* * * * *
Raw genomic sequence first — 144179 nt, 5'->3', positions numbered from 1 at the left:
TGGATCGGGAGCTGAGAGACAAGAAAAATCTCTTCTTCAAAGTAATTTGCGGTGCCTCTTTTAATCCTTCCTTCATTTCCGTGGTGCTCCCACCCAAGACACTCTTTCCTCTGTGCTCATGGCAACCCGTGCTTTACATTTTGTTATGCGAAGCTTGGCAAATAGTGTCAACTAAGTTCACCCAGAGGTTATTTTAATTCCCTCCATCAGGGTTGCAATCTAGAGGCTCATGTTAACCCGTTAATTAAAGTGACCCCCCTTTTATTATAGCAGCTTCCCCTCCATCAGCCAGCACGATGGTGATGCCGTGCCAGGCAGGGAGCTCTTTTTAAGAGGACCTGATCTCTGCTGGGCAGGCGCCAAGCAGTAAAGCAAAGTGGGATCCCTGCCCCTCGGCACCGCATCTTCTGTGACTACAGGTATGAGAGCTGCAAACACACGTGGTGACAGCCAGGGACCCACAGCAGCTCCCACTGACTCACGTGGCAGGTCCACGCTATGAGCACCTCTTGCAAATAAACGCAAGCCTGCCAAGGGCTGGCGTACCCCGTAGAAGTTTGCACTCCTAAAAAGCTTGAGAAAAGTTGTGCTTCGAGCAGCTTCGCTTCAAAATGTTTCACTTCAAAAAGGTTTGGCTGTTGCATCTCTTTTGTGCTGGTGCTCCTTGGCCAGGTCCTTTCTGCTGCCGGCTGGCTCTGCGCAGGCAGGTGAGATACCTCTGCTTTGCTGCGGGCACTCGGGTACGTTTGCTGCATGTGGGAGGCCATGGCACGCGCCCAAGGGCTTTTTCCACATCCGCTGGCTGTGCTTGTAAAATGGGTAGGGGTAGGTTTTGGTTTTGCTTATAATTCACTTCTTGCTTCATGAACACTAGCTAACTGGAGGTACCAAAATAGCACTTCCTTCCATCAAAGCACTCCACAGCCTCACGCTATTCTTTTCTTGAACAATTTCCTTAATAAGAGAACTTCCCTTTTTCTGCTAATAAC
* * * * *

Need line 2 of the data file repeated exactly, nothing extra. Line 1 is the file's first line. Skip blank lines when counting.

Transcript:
TGGATCGGGAGCTGAGAGACAAGAAAAATCTCTTCTTCAAAGTAATTTGCGGTGCCTCTTTTAATCCTTCCTTCATTTCCGTGGTGCTCCCACCCAAGACACTCTTTCCTCTGTGCTCATGGCAACCCGTGCTTTACATTTTGTTATGCGAAGCTTGGCAAATAGTGTCAACTAAGTTCACCCAGAGGTTATTTTAATTCCCTCCATCAGGGTTGCAATCTAGAGGCTCATGTTAACCCGTTAATTAAAGTGACCCCCCTTTTATTATAGCAGCTTCCCCTCCATCAGCCAGCACGATGGTGATGCCGTGCCAGGCAGGGAGCTCTTTTTAAGAGGACCTGATCTCTGCTGGGCAGGCGCCAAGCAGTAAAGCAAAGTGGGATCCCTGCCCCTCGGCACCGCATCTTCTGTGACTACAGGTATGAGAGCTGCAAACACACGTGGTGACAGCCAGGGACCCACAGCAGCTCCCACTGACTCACGTGGCAGGTCCACGCTATGAGCACCTCTTGCAAATAAACGCAAGCCTGCCAAGGGCTGGCGTACCCCGTAGAAGTTTGCACTCCTAAAAAGCTTGAGAAAAGTTGTGCTTCGAGCAGCTTCGCTTCAAAATGTTTCACTTCAAAAAGGTTTGGCTGTTGCATCTCTTTTGTGCTGGTGCTCCTTGGCCAGGTCCTTTCTGCTGCCGGCTGGCTCTGCGCAGGCAGGTGAGATACCTCTGCTTTGCTGCGGGCACTCGGGTACGTTTGCTGCATGTGGGAGGCCATGGCACGCGCCCAAGGGCTTTTTCCACATCCGCTGGCTGTGCTTGTAAAATGGGTAGGGGTAGGTTTTGGTTTTGCTTATAATTCACTTCTTGCTTCATGAACACTAGCTAACTGGAGGTACCAAAATAGCACTTCCTTCCATCAAAGCACTCCACAGCCTCACGCTATTCTTTTCTTGAACAATTTCCTTAATAAGAGAACTTCCCTTTTTCTGCTAATAAC